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Beilenson Apparent Winner Over Sybert : Congress: Challenger refuses to concede until absentee vote is counted


Rep. Anthony C. Beilenson (D-Woodland Hills) appeared to have won a razor-thin victory and a 10th term in Congress on Wednesday at the same time many of his veteran House colleagues nationwide were being swept out of office by an anti-incumbent, pro-Republican tide.

Returns from Tuesday's election showed Beilenson receiving 49.3% of the vote while GOP challenger Richard Sybert, a former top aide to Gov. Pete Wilson, got 47.5%.

It wasn't a big margin--3,200 votes--but it was big enough for the Beilenson team to claim a victory Wednesday even though Sybert was refusing to concede defeat. Sybert said he wanted to wait for a final tally of absentee ballots. "I haven't heard the fat lady sing yet," he said.

In the meantime, Beilenson's apparent survival puzzled even some of his colleagues. "I like Tony, but I personally don't think he fits the district," said Rep. Howard (Buck) McKeon (R-Santa Clarita), one of many local Republicans who thought Sybert would win.

Beilenson's 24th Congressional District, stretching from Sherman Oaks across the southwestern San Fernando Valley to the Conejo Valley and including Malibu, is not a safe Democratic seat. Although Democrats enjoy an edge in voter registration numbers, it is not enough to offset the greater tendency of Republicans to turn out at the polls.

This year, too, looked particularly bad for Beilenson, who faced a tenacious and well-financed candidate in Sybert. The challenger pumped more than $400,000 of his own money into the race and got additional financial help from numerous GOP heavyweights, including U. S. Sen. Robert Dole (R-Kansas) and Rep. Newt Gingrich (R-Georgia).

His campaign probably spent $850,000, Sybert said Wednesday, although others have estimated the tab may reach $1 million. At the least, the challenger outspent Beilenson by a 2-1 margin.

If these odds weren't bad enough, Beilenson was also running as a foe of Proposition 187, the measure to deny illegal immigrants certain government benefits, which won by a large margin.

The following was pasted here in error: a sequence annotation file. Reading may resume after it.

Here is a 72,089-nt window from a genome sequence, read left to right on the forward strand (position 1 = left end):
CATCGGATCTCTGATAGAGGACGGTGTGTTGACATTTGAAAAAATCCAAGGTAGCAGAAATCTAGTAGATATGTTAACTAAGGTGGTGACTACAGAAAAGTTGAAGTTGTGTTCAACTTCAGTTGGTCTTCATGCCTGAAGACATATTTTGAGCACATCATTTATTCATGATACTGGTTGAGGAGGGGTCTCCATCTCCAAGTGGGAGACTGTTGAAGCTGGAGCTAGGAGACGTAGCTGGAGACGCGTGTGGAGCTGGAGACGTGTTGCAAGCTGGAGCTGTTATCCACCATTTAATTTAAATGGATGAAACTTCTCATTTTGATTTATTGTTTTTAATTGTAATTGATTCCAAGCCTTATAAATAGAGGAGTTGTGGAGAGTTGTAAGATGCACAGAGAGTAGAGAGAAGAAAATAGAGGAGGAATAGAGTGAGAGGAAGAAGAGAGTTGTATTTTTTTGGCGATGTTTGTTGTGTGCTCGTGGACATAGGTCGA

So, the big question Wednesday was: How did Beilenson keep his head when so many others were losing theirs?

"This is not your conventional politician," said Los Angeles City Councilman Zev Yaroslavsky, laughing.

"This is a guy who campaigned on President Clinton's record," he said, sounding a note of disbelief. "But that's the kind of person he is, and the voters respect him because he does stand for something. It's good to see that that kind of character still counts for something with voters."

The 62-year-old lawmaker has capitalized on his image as a somewhat professorial maverick. Throughout the just-concluded campaign, Beilenson proudly proclaimed that he is only one of a handful of Congress members who refuses to take money from political action committees.

Although Beilenson and his champions cite his independence and integrity, critics say that there's also plenty of Machiavelli to account for Beilenson's political durability.

"I think it may have been his dirty politicking that pulled it out for him in the end," complained James Vaughn, Sybert's campaign manager.

Particularly nasty, Vaughn said, was Beilenson's last-minute hit piece warning that Sybert had allied himself with anti-abortion extremists to support reimposition of the so-called gag rule, the measure that had barred physicians in family planning clinics from advising women about how to get an abortion. Sybert throughout the campaign supported a woman's right to choose.

"It was a lie," Vaughn said of this mailer.

But Beilenson political consultants Craig Miller and Rick Taylor say otherwise. When he Sybert signed the GOP "Contract for America"--the wide-ranging Republican legislative agenda for the future--he agreed to support the gag rule, if only in the fine print, the two noted.

Election Coverage

* NEW ALLIES--Come January, Gov. Pete Wilson can expect help from his fellow GOP officeholders in posts long dominated by Democrats. A3

* GOP JUGGERNAUT--California Republicans not only achieved a remarkable turnaround but may be poised to seize control of state government for the first time in more than a generation. A3

* LOOKING BACK--San Fernando Valley students who fought Proposition 187 in one of the most visible campaigns in the state reflect on a lost battle. B1

* BUSINESS IMPACT--How the elections will affect insurance regulation, financial markets and key industries. D1

* ELECTION TABLES, STORIES: A23-A27, A37-A38, A42, B1, D1-D3


(Ventura County Edition, A1) Election Coverage

* CONGRESS: Rep. Elton Gallegly is poised to become a congressional leader in the campaign to crack down on illegal immigration. B1

* SUPERVISORS: The election of Frank Schillo and Judy Mikels to the Board of Supervisors could set a new course for the county. B1

* SCHOOLS: Candidates backed by conservative Christian groups knocked two incumbents off the Ventura County Board of Education, giving the board a majority of trustees endorsed by the religious right. B4

* PROPOSITION 187: The unequivocal message from every local city was the same--voters were fed up with illegal immigration. B1

* ELECTION TABLES, STORIES: A23-A27, A37-A38, A42, B1, D1-D3

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